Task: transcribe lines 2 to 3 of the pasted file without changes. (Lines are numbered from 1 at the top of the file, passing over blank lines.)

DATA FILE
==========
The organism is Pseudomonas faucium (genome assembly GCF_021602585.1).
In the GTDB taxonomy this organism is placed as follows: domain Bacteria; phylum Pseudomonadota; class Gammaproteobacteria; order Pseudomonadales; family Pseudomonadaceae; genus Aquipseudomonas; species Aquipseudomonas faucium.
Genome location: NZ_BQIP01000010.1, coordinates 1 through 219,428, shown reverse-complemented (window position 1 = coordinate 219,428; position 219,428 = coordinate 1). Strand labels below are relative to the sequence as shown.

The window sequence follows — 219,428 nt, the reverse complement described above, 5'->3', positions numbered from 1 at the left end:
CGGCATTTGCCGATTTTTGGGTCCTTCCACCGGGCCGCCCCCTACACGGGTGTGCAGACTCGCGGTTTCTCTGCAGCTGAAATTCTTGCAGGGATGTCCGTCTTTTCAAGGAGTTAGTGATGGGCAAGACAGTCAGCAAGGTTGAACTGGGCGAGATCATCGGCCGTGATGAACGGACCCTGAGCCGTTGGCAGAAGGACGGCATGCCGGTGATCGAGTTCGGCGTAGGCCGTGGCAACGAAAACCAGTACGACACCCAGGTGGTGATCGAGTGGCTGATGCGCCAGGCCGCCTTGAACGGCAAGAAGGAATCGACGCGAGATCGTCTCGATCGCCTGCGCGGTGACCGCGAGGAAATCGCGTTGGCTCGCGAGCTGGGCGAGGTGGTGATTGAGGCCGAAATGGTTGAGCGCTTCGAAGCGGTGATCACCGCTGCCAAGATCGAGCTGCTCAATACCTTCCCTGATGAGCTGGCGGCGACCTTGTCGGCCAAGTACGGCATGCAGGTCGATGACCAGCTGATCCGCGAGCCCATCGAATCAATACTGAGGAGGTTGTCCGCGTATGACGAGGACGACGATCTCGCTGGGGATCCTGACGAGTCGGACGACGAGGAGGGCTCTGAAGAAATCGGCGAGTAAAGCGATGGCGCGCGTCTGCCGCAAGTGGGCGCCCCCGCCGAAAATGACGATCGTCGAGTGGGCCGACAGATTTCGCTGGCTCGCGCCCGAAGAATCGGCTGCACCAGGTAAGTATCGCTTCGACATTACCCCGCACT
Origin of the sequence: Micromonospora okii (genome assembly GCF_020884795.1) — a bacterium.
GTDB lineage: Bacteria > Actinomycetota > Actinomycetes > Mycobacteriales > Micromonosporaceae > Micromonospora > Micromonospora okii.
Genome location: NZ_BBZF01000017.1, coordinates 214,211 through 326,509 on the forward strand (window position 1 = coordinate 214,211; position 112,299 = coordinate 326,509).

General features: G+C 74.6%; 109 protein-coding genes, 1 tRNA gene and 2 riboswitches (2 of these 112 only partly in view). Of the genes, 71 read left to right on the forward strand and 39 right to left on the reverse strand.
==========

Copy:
In the GTDB taxonomy this organism is placed as follows: domain Bacteria; phylum Pseudomonadota; class Gammaproteobacteria; order Pseudomonadales; family Pseudomonadaceae; genus Aquipseudomonas; species Aquipseudomonas faucium.
Genome location: NZ_BQIP01000010.1, coordinates 1 through 219,428, shown reverse-complemented (window position 1 = coordinate 219,428; position 219,428 = coordinate 1). Strand labels below are relative to the sequence as shown.